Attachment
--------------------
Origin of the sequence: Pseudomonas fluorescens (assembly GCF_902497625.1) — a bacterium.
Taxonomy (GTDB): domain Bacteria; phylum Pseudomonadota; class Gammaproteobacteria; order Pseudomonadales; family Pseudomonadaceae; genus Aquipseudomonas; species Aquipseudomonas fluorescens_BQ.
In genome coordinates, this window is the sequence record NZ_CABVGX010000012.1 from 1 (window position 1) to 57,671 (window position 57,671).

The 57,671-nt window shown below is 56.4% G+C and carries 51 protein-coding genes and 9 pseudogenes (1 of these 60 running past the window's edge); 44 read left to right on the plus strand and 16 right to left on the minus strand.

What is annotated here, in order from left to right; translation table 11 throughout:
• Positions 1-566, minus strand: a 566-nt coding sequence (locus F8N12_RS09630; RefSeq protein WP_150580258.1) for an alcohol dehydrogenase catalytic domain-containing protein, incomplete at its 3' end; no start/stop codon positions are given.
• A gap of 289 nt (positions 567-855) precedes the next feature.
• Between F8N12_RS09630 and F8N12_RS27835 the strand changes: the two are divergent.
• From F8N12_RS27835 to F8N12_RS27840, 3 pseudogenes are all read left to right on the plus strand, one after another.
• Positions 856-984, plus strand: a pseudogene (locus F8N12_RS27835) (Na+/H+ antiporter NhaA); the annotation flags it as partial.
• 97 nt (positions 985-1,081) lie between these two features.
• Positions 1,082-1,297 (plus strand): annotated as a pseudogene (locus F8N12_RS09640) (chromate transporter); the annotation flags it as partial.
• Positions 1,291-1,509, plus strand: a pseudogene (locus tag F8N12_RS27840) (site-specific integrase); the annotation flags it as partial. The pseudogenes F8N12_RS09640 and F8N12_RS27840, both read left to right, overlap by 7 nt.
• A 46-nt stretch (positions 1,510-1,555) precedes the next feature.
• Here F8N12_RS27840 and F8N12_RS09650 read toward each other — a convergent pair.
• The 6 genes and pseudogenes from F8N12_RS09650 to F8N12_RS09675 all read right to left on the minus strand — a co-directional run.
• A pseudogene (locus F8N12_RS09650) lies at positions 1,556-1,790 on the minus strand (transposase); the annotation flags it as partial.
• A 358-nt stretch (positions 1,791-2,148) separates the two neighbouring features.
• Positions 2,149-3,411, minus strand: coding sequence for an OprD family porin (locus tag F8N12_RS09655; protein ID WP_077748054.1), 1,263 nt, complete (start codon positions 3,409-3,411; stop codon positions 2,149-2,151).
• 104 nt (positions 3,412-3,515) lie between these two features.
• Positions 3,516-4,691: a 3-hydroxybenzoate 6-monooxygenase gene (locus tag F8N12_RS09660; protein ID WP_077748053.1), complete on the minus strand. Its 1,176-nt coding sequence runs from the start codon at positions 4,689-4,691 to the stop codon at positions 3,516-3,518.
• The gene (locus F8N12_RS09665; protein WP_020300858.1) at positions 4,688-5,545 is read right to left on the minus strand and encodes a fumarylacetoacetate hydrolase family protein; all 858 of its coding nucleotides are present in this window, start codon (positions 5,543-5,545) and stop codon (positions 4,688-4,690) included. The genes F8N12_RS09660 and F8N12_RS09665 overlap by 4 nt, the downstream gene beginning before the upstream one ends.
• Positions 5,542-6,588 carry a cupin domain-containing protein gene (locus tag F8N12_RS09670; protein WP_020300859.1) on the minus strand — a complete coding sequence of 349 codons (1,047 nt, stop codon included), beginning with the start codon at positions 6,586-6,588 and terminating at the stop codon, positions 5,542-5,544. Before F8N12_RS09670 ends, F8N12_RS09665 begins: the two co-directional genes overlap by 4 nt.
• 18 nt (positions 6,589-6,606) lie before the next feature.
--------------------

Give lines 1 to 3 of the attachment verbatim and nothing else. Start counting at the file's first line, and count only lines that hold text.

Origin of the sequence: Pseudomonas fluorescens (assembly GCF_902497625.1) — a bacterium.
Taxonomy (GTDB): domain Bacteria; phylum Pseudomonadota; class Gammaproteobacteria; order Pseudomonadales; family Pseudomonadaceae; genus Aquipseudomonas; species Aquipseudomonas fluorescens_BQ.
In genome coordinates, this window is the sequence record NZ_CABVGX010000012.1 from 1 (window position 1) to 57,671 (window position 57,671).